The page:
Libby Doggett, U.S. Department of Education deputy assistant secretary for policy and early learning, said that the education pipeline doesn’t go back far enough. Education needs to be extended backwards, and begin at birth.
“We need to do more for infants, toddlers, and 3-years-olds,” said Doggett.
Studies have shown that education, intended to be one of the great equalizers in our society, has actually become a major contributor to economic inequality. More educated and affluent parents put their children in higher quality, and often more expensive, early childhood programs at an earlier age than their less educated neighbors.
Rebecca Cervantez, executive director of AVANCE- San Antonio said that it is never too early to place a child in a high-quality learning situations whether inside or outside the home. Quality, at this age, means something entirely unique, that cannot be seen as simply a simplified version of traditional primary school.
“They all need stimulating, exciting, active learning environments from birth on,” said Doggett, who later stressed the need for innovative curriculum. “And I don’t mean worksheets. We mean hands on, active, deep, learning.”
Pre-K 4 SA teacher Ileana Garza said that her former job at Northside ISD’s half day program, she always felt rushed with the kids.
“When they left for the day I always felt like, “If I only had a little more time with them…’” she said.
Garza would like to see all pre-K programs become full day, allowing students to make use of play-based learning. This kind of age appropriate curriculum and full time service is a long way off for many areas.
Both Castros stressed the importance of state and local government in the expansion of these programs across the city and nation. Not every city has a 1/8 sales tax burning a hole in their pocket, Julián pointed out, while Joaquín has proposed legislation that would make it possible for local governments to circumvent the state in order to access public funds for early education programs. This would revolutionize a state like Texas, where the public never sees many of the federal dollars that could be available if state government would accept funding for certain government programs.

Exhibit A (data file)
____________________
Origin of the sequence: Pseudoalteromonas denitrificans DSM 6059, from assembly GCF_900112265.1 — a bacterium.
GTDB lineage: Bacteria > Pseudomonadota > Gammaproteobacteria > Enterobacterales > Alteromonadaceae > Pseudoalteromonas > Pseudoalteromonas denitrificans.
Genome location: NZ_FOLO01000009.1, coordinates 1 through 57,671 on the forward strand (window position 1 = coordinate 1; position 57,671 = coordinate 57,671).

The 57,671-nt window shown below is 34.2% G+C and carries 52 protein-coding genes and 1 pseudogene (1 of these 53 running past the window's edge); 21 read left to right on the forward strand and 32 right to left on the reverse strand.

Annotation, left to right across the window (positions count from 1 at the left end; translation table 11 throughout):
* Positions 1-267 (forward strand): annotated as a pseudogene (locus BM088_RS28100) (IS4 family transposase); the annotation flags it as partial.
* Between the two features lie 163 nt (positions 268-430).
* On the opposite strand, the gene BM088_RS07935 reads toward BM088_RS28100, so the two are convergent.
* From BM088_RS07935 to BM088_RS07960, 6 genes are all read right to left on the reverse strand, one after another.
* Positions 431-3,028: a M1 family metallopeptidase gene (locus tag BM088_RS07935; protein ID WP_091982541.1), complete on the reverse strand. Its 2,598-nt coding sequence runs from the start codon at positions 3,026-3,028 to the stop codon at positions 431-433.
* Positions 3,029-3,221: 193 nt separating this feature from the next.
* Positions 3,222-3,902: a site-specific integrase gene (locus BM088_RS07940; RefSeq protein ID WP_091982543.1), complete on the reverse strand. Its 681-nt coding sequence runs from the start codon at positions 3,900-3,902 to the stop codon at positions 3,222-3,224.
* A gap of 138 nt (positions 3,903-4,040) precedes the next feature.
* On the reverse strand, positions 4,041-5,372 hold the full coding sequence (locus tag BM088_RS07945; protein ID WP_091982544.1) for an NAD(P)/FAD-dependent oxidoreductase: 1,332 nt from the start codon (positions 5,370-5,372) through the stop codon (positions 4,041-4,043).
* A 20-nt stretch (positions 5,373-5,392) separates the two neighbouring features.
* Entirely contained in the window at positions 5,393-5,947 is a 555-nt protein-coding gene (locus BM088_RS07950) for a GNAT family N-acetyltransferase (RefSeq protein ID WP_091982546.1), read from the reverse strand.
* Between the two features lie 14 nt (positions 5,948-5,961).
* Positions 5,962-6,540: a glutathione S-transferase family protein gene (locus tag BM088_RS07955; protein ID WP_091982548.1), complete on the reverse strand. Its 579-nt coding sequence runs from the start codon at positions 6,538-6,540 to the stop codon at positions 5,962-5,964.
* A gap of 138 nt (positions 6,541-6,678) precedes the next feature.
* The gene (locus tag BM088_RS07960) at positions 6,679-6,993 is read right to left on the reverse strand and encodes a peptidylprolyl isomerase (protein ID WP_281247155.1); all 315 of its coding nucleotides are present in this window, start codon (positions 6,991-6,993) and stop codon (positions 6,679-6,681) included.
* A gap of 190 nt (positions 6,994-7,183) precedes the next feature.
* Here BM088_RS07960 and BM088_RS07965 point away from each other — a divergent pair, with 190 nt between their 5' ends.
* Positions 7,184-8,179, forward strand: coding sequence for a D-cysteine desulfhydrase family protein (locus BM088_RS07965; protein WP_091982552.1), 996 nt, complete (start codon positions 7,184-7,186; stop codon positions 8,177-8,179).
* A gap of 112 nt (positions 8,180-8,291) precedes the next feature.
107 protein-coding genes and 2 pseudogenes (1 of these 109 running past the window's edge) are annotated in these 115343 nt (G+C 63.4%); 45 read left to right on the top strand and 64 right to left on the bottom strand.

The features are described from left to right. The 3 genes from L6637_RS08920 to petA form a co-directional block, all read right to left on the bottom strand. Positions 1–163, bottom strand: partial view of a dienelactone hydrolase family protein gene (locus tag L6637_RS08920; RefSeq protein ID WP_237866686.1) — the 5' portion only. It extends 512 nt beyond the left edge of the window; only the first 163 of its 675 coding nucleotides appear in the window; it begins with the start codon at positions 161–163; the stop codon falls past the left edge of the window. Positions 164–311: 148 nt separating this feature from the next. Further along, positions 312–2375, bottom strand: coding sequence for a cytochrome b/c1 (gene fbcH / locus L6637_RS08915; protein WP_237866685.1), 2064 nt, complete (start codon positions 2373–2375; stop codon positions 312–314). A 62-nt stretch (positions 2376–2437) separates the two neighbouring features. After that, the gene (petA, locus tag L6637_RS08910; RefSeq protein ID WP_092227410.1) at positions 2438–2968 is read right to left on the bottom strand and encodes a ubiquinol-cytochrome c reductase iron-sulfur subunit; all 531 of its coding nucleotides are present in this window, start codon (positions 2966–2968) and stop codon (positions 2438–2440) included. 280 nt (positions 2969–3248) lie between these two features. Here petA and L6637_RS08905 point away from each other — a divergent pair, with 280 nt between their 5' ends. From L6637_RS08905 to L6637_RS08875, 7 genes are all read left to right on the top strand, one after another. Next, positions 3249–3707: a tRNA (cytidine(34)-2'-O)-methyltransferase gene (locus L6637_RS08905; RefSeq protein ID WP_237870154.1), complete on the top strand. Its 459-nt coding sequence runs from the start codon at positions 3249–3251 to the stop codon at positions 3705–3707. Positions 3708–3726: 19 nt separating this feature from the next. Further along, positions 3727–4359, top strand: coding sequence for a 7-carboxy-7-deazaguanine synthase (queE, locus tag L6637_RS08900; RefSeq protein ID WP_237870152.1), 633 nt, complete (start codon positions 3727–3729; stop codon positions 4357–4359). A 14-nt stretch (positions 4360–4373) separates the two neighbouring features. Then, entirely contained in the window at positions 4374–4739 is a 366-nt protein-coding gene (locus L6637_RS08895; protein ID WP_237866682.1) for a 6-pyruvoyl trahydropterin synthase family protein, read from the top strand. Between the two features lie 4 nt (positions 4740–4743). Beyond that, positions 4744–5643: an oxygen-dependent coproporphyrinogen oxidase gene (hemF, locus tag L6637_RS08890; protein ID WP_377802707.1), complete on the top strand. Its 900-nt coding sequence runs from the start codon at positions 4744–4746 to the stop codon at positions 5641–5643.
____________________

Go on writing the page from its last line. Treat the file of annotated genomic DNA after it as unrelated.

Panelists also stressed the importance of ISD and parental engagement to the success of the programs. In San Antonio, Pre-K 4 SA CEO Kathy Bruck was a major asset to engaging ISDs. Bruck came from Halandale ISD herself, so she was able to assure wary administrations that Pre-K 4 SA was a partner, not a competitor.
The parent engagement piece has been trickier.
“That first year we didn’t quite hit the mark,” said Julián.
Now, however, the schools are filled to capacity, with waiting lists. Parent Jesse Quesada said that he feels like he has the opportunity to talk to teachers whenever he needs to. Teachers are there to greet children at drop off, and parents are able to chat about their children.
“It’s almost like we had a mini parent conference every day,” said Quesada.
While the program needs to continue to evolve, and expansion faces serious opposition in Texas and across the country, all panelists agreed that it is a crucial and worthwhile cause.
“We’ve got to be committed to this work, because this is what creates a strong foundation for these kids later on,” said Joaquín.
*Top Image: Congressman Joaquín Castro (D20) responds to a question from Atlantic Senior Editor Ron Brownstein during The Atlantic’s Next America Early Childhood Education: The San Antonio Experience. Photo by Scott Ball.